Jordan’s project management skills have been called on this year to manage the overall internal fundraising efforts for our team. Along with a BBQ, a jersey day, and a 50/50 draw, the team also coordinated an internal silent auction to fundraise for the tournament. “The entire company comes together to support the fundraising efforts of our team and we really appreciate it,” says Jordan. “It shows how important community support is to our company.”


The tournament is run entirely by volunteers from industries across Waterloo Region. For the past five years, coordinating all those volunteers has been Donna Lloyd’s role within HHTH. As a long-time WalterFedy employee, well-known community member, and hockey enthusiast, she rarely turns down an opportunity to give back to the community. “I’ve been volunteering in our community for as long as I can remember, but being involved in this tournament has brought together my passion for hockey and my love of working with the community,” says Donna. “I truly believe in why this tournament is run; every Canadian needs a safe place to call home and the support to thrive.”


This year’s tournament exceeded its fundraising goal of $235,000 and raised $260,000. It also surpassed a total of $1 million raised since the tournament’s inception. We’d like to wish a big congratulations to this phenomenal community event for all its success. We’re happy to be a part of all the amazing work Hockey Helps the Homeless has done supporting our community.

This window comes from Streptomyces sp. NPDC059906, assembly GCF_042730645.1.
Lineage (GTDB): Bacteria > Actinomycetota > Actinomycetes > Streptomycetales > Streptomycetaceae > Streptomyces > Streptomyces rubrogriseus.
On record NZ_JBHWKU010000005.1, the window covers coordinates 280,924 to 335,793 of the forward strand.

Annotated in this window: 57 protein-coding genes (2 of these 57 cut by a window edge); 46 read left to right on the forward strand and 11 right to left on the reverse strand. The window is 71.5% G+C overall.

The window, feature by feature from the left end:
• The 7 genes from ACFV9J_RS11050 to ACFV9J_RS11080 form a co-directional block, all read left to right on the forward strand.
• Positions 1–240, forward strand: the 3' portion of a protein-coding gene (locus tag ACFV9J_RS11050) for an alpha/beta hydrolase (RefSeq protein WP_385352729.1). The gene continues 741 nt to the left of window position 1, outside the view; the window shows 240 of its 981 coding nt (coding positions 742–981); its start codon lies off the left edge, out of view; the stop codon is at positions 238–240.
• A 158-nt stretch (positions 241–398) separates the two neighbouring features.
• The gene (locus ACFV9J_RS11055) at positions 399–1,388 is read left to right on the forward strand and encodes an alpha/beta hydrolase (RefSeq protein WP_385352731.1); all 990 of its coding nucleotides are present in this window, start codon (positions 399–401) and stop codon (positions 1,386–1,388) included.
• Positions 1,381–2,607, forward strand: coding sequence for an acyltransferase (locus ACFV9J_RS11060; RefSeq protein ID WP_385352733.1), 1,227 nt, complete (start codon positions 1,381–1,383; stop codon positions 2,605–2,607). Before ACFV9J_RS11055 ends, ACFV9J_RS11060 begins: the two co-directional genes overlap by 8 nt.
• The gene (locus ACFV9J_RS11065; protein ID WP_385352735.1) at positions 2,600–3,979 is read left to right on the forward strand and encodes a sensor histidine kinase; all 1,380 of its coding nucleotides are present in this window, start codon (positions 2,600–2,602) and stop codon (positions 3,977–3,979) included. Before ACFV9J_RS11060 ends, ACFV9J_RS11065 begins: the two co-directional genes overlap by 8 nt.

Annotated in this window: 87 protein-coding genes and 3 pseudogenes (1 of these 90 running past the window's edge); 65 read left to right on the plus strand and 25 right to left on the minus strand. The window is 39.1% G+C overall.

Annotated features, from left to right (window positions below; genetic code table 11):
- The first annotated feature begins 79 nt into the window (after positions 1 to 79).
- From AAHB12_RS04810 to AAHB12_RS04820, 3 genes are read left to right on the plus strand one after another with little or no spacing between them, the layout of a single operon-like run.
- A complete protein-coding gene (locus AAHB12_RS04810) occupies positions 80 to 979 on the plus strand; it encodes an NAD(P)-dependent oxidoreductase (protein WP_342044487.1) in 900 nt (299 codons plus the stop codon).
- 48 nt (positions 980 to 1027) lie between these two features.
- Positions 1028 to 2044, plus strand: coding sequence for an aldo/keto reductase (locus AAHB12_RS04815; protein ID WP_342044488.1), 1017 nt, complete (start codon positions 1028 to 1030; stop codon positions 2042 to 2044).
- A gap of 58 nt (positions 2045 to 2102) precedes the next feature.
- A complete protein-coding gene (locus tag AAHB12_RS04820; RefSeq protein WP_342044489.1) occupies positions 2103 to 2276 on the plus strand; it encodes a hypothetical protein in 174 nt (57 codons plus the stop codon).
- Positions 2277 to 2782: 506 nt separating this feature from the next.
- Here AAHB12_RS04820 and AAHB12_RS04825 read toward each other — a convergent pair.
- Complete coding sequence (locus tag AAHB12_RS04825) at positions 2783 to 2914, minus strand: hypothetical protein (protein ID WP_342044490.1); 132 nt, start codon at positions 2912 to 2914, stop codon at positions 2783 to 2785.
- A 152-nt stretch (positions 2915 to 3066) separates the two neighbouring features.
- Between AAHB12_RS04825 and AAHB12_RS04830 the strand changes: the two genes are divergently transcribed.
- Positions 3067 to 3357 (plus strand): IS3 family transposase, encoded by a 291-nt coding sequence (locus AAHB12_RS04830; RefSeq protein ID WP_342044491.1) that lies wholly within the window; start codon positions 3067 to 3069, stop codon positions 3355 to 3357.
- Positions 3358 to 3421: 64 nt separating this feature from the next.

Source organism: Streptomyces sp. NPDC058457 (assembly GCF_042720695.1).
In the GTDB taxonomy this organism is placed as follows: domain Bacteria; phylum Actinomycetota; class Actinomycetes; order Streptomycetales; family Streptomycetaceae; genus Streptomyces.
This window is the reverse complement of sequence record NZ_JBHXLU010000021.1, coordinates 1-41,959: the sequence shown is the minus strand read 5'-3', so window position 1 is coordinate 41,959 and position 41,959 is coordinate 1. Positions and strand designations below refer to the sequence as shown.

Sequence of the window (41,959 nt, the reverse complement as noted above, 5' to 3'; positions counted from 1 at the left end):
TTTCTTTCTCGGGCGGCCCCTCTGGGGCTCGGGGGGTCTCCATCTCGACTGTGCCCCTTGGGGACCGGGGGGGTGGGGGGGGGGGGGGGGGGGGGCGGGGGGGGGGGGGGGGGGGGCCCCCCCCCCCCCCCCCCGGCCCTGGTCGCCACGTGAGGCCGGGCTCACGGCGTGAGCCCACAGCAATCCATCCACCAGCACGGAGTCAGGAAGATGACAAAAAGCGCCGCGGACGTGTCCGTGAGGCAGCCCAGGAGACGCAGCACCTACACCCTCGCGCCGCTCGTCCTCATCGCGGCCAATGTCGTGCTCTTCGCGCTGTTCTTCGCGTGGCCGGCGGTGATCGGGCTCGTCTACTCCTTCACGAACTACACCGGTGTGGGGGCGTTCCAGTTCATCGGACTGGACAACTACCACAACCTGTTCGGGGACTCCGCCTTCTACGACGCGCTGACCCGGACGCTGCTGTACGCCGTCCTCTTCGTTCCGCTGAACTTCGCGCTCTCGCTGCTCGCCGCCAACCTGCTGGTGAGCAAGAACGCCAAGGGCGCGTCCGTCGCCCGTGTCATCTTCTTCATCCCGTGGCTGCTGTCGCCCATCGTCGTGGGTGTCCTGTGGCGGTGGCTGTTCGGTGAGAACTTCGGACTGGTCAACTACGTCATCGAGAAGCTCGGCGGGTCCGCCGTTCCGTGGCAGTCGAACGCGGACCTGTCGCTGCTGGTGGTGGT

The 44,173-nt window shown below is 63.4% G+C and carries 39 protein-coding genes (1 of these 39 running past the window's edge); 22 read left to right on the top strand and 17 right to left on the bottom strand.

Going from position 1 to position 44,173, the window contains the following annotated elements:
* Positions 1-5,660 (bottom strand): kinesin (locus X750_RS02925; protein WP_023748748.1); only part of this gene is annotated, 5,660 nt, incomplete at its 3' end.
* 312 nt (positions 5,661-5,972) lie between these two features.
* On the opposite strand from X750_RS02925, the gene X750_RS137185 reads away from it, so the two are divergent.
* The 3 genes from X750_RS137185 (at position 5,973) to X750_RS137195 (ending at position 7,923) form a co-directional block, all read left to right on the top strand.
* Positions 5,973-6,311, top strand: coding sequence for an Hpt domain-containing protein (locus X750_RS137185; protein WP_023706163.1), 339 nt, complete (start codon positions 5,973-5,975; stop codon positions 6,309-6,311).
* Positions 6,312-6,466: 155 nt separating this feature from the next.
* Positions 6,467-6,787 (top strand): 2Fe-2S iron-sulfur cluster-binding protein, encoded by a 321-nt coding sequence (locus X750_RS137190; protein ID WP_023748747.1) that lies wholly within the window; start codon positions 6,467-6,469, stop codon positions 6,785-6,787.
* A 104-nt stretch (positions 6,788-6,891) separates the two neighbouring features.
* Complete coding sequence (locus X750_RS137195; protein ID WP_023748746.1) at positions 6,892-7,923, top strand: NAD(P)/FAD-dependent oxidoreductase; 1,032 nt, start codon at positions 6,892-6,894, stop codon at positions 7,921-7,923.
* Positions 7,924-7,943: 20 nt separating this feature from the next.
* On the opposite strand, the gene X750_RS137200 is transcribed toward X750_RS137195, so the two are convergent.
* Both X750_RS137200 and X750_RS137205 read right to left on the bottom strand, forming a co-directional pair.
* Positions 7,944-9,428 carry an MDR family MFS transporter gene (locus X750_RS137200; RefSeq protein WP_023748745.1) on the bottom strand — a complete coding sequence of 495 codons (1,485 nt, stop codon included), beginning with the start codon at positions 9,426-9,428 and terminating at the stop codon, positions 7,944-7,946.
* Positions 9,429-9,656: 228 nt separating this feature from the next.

Subscribe to this Blog Like on Facebook Tweet this! Share on LinkedIn


From mines in Mongolia to nitrate plants in Niagara, Melissa Ostrowercha’s experience is as varied as it is significant. With a career in civil engineering spanning two decades, she has the insight and intellect to satisfy a hard-to-fill gap in the industry for well-rounded project managers.


“It’s tough to find people who can work with designers, contractors, and clients, while keeping everyone happy and the project moving,” said Melissa. “You have to have the technical knowledge to talk to designers and the ability to relay that information in plain English to a client.” But great project management skills don’t develop overnight. “The best PMs are able to shift focus quickly, prioritize, and be flexible,” she explained. “I could have never done this 20 years ago.”